Tuesday June 4th 2019

With no results at all because of half-term, I have the opportunity to reflect on this season’s National Schools Twenty20 competition. There were serious concerns that with an unusually late Easter and consequently late start to the summer term, the whole competition would be badly squeezed. Thanks to fairly decent weather, though with a strange repeat of the meteorological phenomenon of a couple of years ago there have been a few very wet Fridays, the competition is reaching the final stages already. It is hard to recall that last season’s glorious summer started with waterlogged grounds and the postponement of most of the first two rounds.

The North East already have a champion in St Peter’s York (alma mater of Jonny Bairstow) and they stand ready to face the winner of the North West section, either Sedbergh (recent winners of the competition and regulars on Finals Day) or Manchester Grammar School. That will determine who represents the North region on Finals Day at Arundel. This will be held, unusually, on a Sunday (June 30th 10am start) which should guarantee a good crowd of local supporters of the ground, the magnificent Arundel Castle Cricket Club. Free admission and ample free parking.

In the East section The Leys face Ipswich in one semi-final and Oakham face Rugby in the other, and the winner plays the winner of the West Midlands and Wales section, where Shrewsbury, Malvern, King’s Worcester and Wycliffe remain in contention. Shrewsbury are regulars at Finals Day and Malvern were recently finalists but all others have yet to enjoy their glorious day in the sunshine at Arundel.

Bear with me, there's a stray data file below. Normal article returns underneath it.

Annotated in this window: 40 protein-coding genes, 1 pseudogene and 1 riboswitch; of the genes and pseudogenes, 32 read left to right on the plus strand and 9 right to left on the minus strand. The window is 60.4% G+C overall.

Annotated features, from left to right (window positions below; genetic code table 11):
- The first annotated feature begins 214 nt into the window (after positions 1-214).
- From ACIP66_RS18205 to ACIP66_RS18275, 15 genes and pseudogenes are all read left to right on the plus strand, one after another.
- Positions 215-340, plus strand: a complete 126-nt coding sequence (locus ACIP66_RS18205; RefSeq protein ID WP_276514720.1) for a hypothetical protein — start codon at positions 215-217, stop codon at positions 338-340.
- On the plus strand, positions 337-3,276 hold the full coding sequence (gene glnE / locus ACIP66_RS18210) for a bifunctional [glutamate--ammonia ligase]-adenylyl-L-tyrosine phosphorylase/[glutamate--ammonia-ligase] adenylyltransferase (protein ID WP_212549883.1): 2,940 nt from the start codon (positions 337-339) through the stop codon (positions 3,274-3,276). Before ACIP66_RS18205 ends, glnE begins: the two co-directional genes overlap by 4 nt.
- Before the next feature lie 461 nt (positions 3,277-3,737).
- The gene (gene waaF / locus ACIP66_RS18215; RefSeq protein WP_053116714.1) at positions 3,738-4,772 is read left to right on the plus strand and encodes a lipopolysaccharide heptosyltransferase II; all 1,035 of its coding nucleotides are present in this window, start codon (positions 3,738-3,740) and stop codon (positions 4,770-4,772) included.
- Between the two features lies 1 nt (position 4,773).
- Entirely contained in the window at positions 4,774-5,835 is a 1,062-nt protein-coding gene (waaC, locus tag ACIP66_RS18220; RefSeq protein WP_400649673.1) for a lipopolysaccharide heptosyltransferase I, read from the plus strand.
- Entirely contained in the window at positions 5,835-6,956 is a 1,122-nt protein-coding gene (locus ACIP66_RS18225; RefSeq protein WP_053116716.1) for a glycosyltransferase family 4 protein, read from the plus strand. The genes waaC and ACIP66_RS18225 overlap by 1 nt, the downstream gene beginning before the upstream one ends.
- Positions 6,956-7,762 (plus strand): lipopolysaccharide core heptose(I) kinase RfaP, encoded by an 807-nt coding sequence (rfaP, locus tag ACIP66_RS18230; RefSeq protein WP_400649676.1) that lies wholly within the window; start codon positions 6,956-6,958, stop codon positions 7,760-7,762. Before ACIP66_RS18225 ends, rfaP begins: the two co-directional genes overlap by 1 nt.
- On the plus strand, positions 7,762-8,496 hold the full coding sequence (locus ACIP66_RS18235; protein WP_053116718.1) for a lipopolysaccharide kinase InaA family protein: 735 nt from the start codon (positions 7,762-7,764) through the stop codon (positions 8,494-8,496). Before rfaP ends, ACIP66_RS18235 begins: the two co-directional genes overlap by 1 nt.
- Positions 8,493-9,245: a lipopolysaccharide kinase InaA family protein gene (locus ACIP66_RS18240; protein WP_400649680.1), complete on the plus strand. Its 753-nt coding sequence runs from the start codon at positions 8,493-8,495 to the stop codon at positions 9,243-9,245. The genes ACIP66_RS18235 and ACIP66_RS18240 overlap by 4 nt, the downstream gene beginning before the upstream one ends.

Tonbridge, also recent finalists, have already won the South East section and prepare to take on the winners of the London section. Merchant Taylors’ will represent North London and will now face Whitgift or Langley Park (that match to be played on Friday at Whitgift). Only Merchant Taylors’ from the London section have played at Arundel.

In the South West, the familiar strong cricketing foes Millfield (last year’s winners), Taunton, Clifton and King’s Taunton are vying for supremacy in their section and the winner will face either Dauntsey’s or Wellington (Berks) of the South Central section. Millfield, King’s Taunton and Wellington have all made an appearance on Finals Day.

In the latter section’s semi-final, Dauntsey’s playing Winchester won under DLS by nine wickets but with only five balls remaining. For Winchester Jonny Figy scored 62. A rain interruption left Dauntsey’s needing 124 in 16 overs. Wicket-keeper Alex Ayers then scored 63 not out from 43 balls and Jack Grant 46 not out as Dauntsey’s won in the final over.

Regular readers and all Masters i/c will know that I have been campaigning to save our national (or should that be notional?) summer term sport from the depredations of the exam system – revision mania really – which nowadays commands excessive devotion, especially among parents. It was chilling to read recently of the extraordinary pressures exerted by parents at the very high-powered St Paul’s Girls’ School in London.
Some will know that I was invited to write an article about the pressures on schools cricket, and especially state schools, by The Cricketer Magazine for their May edition. As it is now June, I am allowed by their kind permission to reproduce my article here Cricket is in crisis in all schools.

Many will also know of Alan Wells, formerly of Sussex and England, but now Master i/c at Bede’s in Sussex. He was yesterday moved to email me about his thoughts on the current state of the game in schools and his fairly radical solution for his own school. He is happy for me to share it online and maybe start something of a debate. Send any thoughts to me via email, as I don’t have online comments to satisfy trolls. You can read his reflections here.